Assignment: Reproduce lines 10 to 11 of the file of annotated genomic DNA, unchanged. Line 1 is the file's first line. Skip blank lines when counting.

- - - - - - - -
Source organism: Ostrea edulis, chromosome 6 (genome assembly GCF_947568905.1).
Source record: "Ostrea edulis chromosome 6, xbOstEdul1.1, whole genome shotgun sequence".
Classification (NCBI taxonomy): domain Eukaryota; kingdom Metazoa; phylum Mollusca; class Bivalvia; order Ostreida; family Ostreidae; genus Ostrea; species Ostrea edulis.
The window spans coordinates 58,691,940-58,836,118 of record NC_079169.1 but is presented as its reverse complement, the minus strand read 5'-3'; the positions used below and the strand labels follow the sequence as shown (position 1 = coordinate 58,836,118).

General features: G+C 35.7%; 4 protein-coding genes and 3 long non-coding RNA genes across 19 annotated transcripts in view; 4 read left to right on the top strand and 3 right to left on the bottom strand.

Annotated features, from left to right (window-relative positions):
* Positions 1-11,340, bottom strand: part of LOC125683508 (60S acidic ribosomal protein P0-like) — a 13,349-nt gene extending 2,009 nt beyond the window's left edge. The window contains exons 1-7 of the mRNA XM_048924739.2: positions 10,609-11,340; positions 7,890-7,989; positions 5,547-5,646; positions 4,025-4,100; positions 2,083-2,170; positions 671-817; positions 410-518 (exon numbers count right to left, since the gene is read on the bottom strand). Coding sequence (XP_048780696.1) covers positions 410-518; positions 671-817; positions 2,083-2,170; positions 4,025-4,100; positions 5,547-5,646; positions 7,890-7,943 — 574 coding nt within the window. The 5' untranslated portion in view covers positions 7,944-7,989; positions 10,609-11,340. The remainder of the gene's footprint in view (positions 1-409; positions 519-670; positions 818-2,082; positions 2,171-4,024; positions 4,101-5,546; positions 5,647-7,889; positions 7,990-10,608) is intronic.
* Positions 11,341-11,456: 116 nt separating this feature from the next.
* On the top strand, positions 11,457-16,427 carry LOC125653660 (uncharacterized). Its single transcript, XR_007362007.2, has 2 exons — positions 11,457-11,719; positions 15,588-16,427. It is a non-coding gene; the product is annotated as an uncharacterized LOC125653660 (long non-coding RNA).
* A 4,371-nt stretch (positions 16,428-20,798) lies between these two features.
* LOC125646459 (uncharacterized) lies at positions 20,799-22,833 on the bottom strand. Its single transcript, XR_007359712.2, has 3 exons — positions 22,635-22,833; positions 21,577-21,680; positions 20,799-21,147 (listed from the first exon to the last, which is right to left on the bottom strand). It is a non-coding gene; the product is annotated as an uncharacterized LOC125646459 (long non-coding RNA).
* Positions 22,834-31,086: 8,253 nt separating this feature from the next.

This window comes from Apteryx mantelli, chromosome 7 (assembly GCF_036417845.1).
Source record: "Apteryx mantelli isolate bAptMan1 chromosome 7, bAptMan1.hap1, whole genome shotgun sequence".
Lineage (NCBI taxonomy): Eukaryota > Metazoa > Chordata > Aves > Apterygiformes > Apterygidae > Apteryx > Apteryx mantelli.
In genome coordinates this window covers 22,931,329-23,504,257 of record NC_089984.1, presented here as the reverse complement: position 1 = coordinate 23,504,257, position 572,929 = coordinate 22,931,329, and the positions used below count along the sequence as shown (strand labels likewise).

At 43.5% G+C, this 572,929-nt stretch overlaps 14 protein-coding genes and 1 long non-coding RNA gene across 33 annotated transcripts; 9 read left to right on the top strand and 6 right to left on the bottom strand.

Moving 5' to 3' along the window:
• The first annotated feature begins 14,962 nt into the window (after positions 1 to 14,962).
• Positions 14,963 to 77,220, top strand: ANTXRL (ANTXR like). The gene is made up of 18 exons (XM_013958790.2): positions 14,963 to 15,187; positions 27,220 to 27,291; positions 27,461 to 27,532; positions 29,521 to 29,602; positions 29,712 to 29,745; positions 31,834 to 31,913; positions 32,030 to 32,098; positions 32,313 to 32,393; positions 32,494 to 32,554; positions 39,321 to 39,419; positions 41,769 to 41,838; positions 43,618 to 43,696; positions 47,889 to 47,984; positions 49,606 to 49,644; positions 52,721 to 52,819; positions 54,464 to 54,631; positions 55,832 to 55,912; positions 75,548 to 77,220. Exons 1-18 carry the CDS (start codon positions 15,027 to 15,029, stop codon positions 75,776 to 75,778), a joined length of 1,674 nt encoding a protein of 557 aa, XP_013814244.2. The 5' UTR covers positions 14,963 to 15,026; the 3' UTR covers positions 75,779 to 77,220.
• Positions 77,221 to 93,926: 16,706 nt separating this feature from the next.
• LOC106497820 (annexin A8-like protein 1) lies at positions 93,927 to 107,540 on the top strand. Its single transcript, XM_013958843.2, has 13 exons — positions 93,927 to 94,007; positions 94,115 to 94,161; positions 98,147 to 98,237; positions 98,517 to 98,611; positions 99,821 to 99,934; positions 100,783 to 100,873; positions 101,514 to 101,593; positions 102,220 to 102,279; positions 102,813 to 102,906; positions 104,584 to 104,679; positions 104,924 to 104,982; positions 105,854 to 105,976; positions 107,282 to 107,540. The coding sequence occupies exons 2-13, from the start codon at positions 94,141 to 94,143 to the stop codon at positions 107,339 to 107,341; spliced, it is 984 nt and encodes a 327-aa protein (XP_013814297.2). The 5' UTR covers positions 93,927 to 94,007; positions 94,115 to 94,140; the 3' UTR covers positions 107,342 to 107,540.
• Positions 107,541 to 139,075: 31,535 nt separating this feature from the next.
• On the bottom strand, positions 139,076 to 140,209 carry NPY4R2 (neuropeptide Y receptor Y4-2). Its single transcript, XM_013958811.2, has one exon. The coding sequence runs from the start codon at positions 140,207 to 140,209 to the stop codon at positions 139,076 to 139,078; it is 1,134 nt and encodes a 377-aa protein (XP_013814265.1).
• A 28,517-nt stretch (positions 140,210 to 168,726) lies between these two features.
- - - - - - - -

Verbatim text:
* A 4,371-nt stretch (positions 16,428-20,798) lies between these two features.
* LOC125646459 (uncharacterized) lies at positions 20,799-22,833 on the bottom strand. Its single transcript, XR_007359712.2, has 3 exons — positions 22,635-22,833; positions 21,577-21,680; positions 20,799-21,147 (listed from the first exon to the last, which is right to left on the bottom strand). It is a non-coding gene; the product is annotated as an uncharacterized LOC125646459 (long non-coding RNA).